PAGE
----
2pm: Watch Aussie football. Catch a game at the Sydney Cricket Ground, be it cricket, rugby, or Australian rules football. Australian rules football, which dominates attention in the neighboring state of Victoria, is growing in popularity in New South Wales and now has two teams representing the state. Some have linked the sport to Aboriginal origins, and today Indigenous players represent about a tenth of the national league. Australians seem to rarely acknowledge how special the musical element of the sport is: Every game starts and ends with the teams’ theme songs, and all the players and supporters sing along (in key is optional). See the Sydney Swans and its superstar forward, Lance Franklin, who goes by Buddy, in action. It is electric when he kicks a goal. (Tickets from 27 dollars per adult, runs March to September).


A swimmer in Maccallum Pool in Cremorne Point, Sydney.

6pm: Taste Italian. Sydney’s love affair with Italian food runs deep. Ten William Street in Paddington is a well-loved pasta and wine bar with neighborhood charm. Hop up to the bar, or slide onto the banquette by the big window (32 to 47 dollars per main). A newcomer is Pellegrino 2000, a Rome- and Florence-inspired trattoria that meanders effortlessly from tradition; try the silky crumbed tripe or buttery prawn ravioli in wonton wrappers (32 to 46 dollars per main). Sit in the buzzing upstairs dining room, or eat in the wine cellar, where Italian bottles are dangerously within reach. Desserts are pure fun. A crème caramel comes with a small mountain of whipped banana cream, and a “limongello” is like a deliciously tart Jell-O shot, set inside real quarters of lemon rind to suck on.

8pm: Get tickets. Six years of lockout laws, a largely unpopular curfew designed to curb alcohol-related violence, followed by two years of pandemic restrictions hurt many of Sydney’s small bars and performance venues, which are still recovering. So support the arts. The Oxford Art Factory in Darlinghurst is a great place to catch established and emerging Australian musicians, while the Art Deco-ish Enmore Theater in Newtown, southwest of the city center, has that plus comedy. The Bearded Tit is a welcoming queer space in Redfern for all forms of experimental expression. For local theater, see what’s on at Belvoir St Theater in Surry Hills, whose stage has hosted the likes of Cate Blanchett and Geoffrey Rush.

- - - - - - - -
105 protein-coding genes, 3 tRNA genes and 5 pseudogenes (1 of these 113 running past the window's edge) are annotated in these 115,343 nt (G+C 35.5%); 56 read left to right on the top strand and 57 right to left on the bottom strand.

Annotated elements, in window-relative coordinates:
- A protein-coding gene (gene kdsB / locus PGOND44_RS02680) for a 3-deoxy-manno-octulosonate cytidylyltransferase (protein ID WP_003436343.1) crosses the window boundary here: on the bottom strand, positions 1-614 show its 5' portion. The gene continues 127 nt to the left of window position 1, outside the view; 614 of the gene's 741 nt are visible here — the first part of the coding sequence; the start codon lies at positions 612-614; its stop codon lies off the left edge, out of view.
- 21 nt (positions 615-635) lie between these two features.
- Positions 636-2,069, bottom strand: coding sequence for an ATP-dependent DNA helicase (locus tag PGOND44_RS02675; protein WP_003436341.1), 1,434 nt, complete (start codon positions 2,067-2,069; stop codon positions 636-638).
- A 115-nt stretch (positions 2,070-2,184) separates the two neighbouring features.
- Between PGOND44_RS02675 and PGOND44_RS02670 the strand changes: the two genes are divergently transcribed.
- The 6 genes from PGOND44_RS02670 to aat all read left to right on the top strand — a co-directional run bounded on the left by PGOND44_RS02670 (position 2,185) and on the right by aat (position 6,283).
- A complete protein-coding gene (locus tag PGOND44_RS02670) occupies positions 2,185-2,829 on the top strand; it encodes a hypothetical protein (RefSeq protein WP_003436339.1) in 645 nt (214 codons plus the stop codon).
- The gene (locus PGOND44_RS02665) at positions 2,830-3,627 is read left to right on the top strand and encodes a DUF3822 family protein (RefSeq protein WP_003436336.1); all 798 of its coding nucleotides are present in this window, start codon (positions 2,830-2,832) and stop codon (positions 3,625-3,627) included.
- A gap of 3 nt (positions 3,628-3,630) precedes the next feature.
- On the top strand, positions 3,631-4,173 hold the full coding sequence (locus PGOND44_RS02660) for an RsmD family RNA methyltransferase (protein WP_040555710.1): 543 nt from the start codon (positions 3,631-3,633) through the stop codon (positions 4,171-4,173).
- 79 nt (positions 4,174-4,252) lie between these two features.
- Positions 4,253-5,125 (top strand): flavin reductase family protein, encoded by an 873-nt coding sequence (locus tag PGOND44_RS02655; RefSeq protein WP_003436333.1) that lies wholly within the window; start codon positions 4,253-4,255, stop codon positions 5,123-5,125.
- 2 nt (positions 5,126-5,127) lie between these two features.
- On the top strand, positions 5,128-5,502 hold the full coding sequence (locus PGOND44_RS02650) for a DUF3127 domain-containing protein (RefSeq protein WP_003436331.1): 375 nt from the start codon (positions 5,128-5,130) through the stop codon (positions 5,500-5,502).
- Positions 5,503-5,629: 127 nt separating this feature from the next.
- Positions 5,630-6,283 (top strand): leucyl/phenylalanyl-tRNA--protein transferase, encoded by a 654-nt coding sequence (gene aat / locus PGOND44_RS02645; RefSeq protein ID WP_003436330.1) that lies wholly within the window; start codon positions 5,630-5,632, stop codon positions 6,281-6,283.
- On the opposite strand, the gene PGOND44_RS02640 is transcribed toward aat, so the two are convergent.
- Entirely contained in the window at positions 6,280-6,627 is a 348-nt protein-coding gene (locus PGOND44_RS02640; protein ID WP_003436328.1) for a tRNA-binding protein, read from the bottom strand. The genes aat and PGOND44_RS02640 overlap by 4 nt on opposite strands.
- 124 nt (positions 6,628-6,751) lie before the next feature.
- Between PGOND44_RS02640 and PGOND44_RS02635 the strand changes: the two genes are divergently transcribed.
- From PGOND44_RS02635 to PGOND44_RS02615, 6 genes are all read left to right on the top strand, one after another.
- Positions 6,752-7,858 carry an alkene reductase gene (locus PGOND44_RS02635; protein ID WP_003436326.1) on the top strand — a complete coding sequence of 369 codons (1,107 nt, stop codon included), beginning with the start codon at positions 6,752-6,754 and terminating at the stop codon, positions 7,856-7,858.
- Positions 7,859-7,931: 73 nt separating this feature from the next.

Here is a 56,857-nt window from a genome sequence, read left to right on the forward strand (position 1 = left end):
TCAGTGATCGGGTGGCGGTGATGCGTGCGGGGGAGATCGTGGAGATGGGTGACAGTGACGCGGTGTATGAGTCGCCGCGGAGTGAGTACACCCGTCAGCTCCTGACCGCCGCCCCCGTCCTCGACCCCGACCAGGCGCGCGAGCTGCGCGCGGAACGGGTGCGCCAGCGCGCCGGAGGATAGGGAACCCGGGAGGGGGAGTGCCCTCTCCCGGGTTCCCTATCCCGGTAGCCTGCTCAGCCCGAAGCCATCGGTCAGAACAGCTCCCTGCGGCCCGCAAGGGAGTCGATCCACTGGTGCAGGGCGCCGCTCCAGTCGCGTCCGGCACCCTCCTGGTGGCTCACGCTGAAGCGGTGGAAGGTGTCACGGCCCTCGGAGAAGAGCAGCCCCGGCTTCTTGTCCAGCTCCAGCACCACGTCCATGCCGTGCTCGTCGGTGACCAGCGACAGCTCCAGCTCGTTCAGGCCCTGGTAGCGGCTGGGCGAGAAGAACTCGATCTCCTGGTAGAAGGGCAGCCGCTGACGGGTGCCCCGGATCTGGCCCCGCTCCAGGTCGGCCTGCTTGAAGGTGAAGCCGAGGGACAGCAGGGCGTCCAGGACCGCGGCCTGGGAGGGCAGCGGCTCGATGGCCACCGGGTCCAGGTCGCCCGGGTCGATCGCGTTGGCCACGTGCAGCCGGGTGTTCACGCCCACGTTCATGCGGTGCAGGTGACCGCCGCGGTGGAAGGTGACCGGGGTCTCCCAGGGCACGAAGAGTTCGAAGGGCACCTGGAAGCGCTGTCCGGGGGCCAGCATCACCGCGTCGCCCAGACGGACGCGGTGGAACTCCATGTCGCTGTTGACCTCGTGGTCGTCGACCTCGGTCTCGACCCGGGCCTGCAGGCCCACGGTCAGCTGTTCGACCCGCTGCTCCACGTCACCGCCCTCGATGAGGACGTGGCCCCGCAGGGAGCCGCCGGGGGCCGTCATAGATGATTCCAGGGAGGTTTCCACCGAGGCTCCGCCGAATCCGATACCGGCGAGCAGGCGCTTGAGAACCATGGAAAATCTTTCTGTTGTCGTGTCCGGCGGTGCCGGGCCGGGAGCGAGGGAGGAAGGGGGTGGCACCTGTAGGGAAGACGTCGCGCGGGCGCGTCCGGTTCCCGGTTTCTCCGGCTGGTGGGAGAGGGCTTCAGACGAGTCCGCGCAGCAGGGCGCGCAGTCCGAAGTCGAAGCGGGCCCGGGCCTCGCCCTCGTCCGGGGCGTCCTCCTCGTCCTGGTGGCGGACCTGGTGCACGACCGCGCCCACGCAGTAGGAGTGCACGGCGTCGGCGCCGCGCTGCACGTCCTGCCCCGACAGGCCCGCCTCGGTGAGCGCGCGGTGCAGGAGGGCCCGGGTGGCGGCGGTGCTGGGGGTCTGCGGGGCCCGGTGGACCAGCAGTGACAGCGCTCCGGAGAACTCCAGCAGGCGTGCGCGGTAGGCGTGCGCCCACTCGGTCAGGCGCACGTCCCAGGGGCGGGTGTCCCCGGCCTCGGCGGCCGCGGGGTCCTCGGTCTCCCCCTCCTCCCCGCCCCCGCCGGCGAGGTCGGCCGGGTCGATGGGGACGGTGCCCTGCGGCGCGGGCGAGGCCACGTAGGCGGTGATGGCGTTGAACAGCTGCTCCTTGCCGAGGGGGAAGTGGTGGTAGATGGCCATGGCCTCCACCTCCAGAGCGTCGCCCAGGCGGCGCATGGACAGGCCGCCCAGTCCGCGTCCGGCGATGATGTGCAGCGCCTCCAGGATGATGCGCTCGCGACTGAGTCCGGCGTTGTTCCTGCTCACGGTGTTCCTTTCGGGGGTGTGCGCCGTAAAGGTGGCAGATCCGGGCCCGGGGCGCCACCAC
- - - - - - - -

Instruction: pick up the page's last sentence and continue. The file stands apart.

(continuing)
Pastries at A.P. Bakery in Sydney. 
Sunday
9am: Start with a swim. Take a dip in one of Sydney’s many ocean pools, where the seawater (and sometimes sea life) washes into the pool. Wylie’s Baths in Coogee (six dollars per adult) is a tidal pool cut majestically into a natural rock shelf, while Double Bay’s Redleaf Pool, an enclosed beach with two floating pontoons, is a great place to take kids or just lounge in the sun (free). In the north, the seawater Maccallum Pool in Cremorne Point is free and has one of the best views of the city skyline, while North Sydney Olympic Pool in Milsons Point is a shimmering knockout smack under the Sydney Harbour Bridge. (It will reopen after renovations in 2023.)

10:30am: Explore nature. While the famous Bondi to Coogee walk is an undeniable showstopper, the Hermitage Foreshore track in Sydney’s eastern suburbs is as close to a bush walk in the city as you can get. It is a 1.6km, shaded amble past secluded beaches, rocky outlooks, and homes with back doors that open almost right onto the sand. The route goes from Bayview Hill Road to Nielsen Park, but you can extend the adventure by following the coastline to Parsley Bay, a hidden paradise of park, bush land, and gentle water with a kiosk selling coffee and snacks.


A variety of dishes served at Joe’s Table in Sydney.

12:30pm: Enjoy baked goods. Famished? Atop Paramount House in Surry Hills is a rooftop oasis that happens to have one of the city’s best bakeries. A.P. Bakery might evoke California with its midcentury sunshades and cactuses, but the flavors are Australia. The lineup of pastries is ever-changing, but you might find a macadamia, honey, and thyme croissant, a wallaby meat pie, and if the season is right, sticky-glazed hot cross buns (six to 13 dollars). There is also an all-day breakfast menu (14 to 22 dollars), or you can build your own plate of eggs, cheeses, breads, sliced meats, and pickles. From there, walk toward Oxford Street and follow it southeast to Paddington, popping into boutiques.

2pm: View Chinese art. The four-story White Rabbit Gallery (free), in a back street of Chippendale, is home to one of the world’s most significant collections of 21st-century Chinese art. Judith Neilson, the gallery’s founder, has accumulated more than 3,000 pieces, of which only a fraction is displayed at a time. The works, which span digital art, video, painting, ceramics, and other installations, show a gamut of feeling. There will be plenty to talk about afterward. Do it over dumplings in the gallery’s light-filled tearoom.